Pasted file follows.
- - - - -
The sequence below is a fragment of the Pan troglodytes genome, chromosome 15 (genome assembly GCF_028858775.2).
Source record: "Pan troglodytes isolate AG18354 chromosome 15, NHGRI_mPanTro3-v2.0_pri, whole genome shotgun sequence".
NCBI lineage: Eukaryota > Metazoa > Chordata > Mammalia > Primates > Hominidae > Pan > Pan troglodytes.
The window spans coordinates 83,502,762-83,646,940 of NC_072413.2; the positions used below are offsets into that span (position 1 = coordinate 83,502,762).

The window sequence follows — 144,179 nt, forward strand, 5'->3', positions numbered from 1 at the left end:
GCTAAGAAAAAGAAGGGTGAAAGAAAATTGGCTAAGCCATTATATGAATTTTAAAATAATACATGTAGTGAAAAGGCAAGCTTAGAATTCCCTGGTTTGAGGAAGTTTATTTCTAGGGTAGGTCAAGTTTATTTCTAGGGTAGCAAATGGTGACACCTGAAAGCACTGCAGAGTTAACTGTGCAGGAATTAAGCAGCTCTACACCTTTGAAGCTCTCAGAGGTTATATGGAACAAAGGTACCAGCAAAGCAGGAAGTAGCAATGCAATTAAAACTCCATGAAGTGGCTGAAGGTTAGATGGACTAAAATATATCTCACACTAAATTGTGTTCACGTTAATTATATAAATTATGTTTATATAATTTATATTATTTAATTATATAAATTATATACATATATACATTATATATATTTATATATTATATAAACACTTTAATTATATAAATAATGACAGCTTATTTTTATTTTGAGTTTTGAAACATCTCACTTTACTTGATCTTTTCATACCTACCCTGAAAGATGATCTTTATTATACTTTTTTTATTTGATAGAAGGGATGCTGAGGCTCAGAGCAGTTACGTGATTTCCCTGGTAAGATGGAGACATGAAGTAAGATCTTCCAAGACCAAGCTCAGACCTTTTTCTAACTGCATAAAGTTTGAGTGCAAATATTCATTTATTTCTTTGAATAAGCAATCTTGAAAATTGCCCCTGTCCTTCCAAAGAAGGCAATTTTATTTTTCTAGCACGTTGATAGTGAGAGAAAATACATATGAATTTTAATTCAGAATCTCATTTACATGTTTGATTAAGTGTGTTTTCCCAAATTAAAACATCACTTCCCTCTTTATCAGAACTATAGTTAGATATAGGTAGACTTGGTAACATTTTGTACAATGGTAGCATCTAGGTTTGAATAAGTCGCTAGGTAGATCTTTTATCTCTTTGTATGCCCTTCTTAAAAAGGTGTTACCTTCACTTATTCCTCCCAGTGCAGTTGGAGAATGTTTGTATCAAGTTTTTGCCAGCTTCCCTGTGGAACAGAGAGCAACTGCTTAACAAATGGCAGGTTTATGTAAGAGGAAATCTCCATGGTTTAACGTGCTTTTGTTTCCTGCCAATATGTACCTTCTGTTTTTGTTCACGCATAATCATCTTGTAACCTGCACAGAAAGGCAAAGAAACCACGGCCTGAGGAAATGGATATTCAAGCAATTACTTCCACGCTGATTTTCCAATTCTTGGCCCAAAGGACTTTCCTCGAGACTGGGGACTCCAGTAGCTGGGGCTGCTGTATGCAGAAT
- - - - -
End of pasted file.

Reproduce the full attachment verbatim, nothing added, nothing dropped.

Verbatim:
The sequence below is a fragment of the Pan troglodytes genome, chromosome 15 (genome assembly GCF_028858775.2).
Source record: "Pan troglodytes isolate AG18354 chromosome 15, NHGRI_mPanTro3-v2.0_pri, whole genome shotgun sequence".
NCBI lineage: Eukaryota > Metazoa > Chordata > Mammalia > Primates > Hominidae > Pan > Pan troglodytes.
The window spans coordinates 83,502,762-83,646,940 of NC_072413.2; the positions used below are offsets into that span (position 1 = coordinate 83,502,762).

The window sequence follows — 144,179 nt, forward strand, 5'->3', positions numbered from 1 at the left end:
GCTAAGAAAAAGAAGGGTGAAAGAAAATTGGCTAAGCCATTATATGAATTTTAAAATAATACATGTAGTGAAAAGGCAAGCTTAGAATTCCCTGGTTTGAGGAAGTTTATTTCTAGGGTAGGTCAAGTTTATTTCTAGGGTAGCAAATGGTGACACCTGAAAGCACTGCAGAGTTAACTGTGCAGGAATTAAGCAGCTCTACACCTTTGAAGCTCTCAGAGGTTATATGGAACAAAGGTACCAGCAAAGCAGGAAGTAGCAATGCAATTAAAACTCCATGAAGTGGCTGAAGGTTAGATGGACTAAAATATATCTCACACTAAATTGTGTTCACGTTAATTATATAAATTATGTTTATATAATTTATATTATTTAATTATATAAATTATATACATATATACATTATATATATTTATATATTATATAAACACTTTAATTATATAAATAATGACAGCTTATTTTTATTTTGAGTTTTGAAACATCTCACTTTACTTGATCTTTTCATACCTACCCTGAAAGATGATCTTTATTATACTTTTTTTATTTGATAGAAGGGATGCTGAGGCTCAGAGCAGTTACGTGATTTCCCTGGTAAGATGGAGACATGAAGTAAGATCTTCCAAGACCAAGCTCAGACCTTTTTCTAACTGCATAAAGTTTGAGTGCAAATATTCATTTATTTCTTTGAATAAGCAATCTTGAAAATTGCCCCTGTCCTTCCAAAGAAGGCAATTTTATTTTTCTAGCACGTTGATAGTGAGAGAAAATACATATGAATTTTAATTCAGAATCTCATTTACATGTTTGATTAAGTGTGTTTTCCCAAATTAAAACATCACTTCCCTCTTTATCAGAACTATAGTTAGATATAGGTAGACTTGGTAACATTTTGTACAATGGTAGCATCTAGGTTTGAATAAGTCGCTAGGTAGATCTTTTATCTCTTTGTATGCCCTTCTTAAAAAGGTGTTACCTTCACTTATTCCTCCCAGTGCAGTTGGAGAATGTTTGTATCAAGTTTTTGCCAGCTTCCCTGTGGAACAGAGAGCAACTGCTTAACAAATGGCAGGTTTATGTAAGAGGAAATCTCCATGGTTTAACGTGCTTTTGTTTCCTGCCAATATGTACCTTCTGTTTTTGTTCACGCATAATCATCTTGTAACCTGCACAGAAAGGCAAAGAAACCACGGCCTGAGGAAATGGATATTCAAGCAATTACTTCCACGCTGATTTTCCAATTCTTGGCCCAAAGGACTTTCCTCGAGACTGGGGACTCCAGTAGCTGGGGCTGCTGTATGCAGAAT